In most cases, it is true, the Michigan Court would receive some guidance from a clause which since about 1913.[60] has been included in [page 288] all Uniform Acts and which provides that the Act 'shall be so interpreted and construed as to effectuate its general purpose of making uniform the law of those States which enact it'. Yet in almost every field covered by a Uniform Act there exists a majority of State decisions which, in effect, reject such liberal construction as would promote uniformity of law, but prefer to construe the law strictly in favour of the pre-existing law of the State.[61] It was this tendency which was disapproved, though apparently not entirely eliminated, by the United States Supreme Court when, speaking through Mr. Justice Hughes, it gave the following authoritative ruling:[62]

'It is said that under the law of Louisiana, as it stood prior to the enactment of the Uniform Warehouse Receipts Act, the Commercial Bank would not have taken title as against the Canal-Louisiana Bank; and it is urged that the new statute is but a step in the development of the law and that decisions under the former State statutes are safe guides to its construction. We do not find it necessary to review these decisions. It is apparent that, if these Uniform Acts are construed in the several States adopting them according to former local views upon analogous subjects, we shall miss the desired uniformity and we shall erect upon the foundation of uniform language separate legal structures as distinct as were the former varying laws. It was to prevent this result that the Uniform Warehouse Receipts Act expressly provides (section 57): "This Act shall be so interpreted and construed as to effectuate its general purpose to make uniform the law of those States which enact it." This rule of construction requires that in order to accomplish the beneficial object of unifying, so far as this is possible under our dual system, the commercial law of the country, there should be taken into consideration the fundamental purpose of the Uniform Act and that it should not be regarded merely as an off-shoot of local law.'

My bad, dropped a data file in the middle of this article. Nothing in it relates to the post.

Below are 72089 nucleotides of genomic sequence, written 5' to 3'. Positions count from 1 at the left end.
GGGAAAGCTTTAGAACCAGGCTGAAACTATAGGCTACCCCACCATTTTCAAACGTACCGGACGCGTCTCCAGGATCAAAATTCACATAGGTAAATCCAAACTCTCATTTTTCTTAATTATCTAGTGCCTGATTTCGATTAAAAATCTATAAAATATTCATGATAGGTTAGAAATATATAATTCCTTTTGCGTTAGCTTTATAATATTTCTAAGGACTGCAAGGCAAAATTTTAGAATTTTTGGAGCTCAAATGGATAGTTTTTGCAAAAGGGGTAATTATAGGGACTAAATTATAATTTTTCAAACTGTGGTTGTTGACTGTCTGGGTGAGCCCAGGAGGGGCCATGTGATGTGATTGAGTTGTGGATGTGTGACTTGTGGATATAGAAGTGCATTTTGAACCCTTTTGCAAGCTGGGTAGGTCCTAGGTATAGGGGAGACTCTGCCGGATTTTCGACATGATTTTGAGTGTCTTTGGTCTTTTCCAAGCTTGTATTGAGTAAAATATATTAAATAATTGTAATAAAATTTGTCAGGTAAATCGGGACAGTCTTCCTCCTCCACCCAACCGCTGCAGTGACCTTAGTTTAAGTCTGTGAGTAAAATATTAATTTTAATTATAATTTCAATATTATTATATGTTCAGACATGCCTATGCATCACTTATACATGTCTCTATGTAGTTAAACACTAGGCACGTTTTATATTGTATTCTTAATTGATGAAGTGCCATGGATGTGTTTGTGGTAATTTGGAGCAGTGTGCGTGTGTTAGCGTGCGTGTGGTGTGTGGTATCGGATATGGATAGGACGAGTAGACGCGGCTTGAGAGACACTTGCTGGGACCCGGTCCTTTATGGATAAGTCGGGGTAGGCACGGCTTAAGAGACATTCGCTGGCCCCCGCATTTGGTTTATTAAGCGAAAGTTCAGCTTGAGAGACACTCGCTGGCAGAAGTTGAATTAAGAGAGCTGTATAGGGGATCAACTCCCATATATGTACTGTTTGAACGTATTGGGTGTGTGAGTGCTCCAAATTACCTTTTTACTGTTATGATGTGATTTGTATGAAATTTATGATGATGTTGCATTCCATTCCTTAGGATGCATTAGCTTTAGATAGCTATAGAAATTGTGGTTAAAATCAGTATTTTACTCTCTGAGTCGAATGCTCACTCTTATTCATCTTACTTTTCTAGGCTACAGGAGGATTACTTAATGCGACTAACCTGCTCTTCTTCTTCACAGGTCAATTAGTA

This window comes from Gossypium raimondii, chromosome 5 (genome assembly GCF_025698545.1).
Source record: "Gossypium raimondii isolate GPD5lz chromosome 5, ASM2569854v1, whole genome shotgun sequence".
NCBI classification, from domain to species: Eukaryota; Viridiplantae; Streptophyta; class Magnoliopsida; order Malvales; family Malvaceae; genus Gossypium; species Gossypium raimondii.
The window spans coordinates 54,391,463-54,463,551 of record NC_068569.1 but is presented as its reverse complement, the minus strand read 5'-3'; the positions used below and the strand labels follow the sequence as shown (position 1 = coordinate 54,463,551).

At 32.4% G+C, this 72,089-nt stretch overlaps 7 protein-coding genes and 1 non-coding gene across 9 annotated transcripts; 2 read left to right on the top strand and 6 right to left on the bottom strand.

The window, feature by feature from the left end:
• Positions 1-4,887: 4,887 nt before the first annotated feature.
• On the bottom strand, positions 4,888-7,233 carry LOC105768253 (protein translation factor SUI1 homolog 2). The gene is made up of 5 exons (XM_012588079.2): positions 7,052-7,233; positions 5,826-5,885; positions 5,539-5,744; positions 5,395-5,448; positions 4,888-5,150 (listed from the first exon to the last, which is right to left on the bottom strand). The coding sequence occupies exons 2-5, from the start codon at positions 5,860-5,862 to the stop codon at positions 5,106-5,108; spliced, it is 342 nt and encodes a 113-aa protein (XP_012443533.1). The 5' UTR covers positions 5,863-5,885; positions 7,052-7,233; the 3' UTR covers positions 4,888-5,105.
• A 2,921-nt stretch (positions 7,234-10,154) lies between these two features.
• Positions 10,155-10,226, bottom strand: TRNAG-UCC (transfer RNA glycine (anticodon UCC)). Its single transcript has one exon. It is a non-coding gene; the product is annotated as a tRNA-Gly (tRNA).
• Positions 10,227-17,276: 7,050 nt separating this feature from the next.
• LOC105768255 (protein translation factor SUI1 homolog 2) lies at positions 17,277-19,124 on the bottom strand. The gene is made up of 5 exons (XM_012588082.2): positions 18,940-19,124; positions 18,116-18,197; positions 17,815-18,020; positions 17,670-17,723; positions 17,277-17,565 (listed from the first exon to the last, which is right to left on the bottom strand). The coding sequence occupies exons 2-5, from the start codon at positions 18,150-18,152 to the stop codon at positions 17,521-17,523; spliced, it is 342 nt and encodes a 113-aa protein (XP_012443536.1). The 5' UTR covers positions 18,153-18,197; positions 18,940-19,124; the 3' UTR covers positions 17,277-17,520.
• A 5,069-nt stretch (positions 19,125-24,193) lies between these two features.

III.

The preceding discussion proves the existence of considerable distinctions between the English and the foreign approach to the interpretation of uniform laws. They are indeed such as to be capable of jeopardizing the very object which these laws pursue.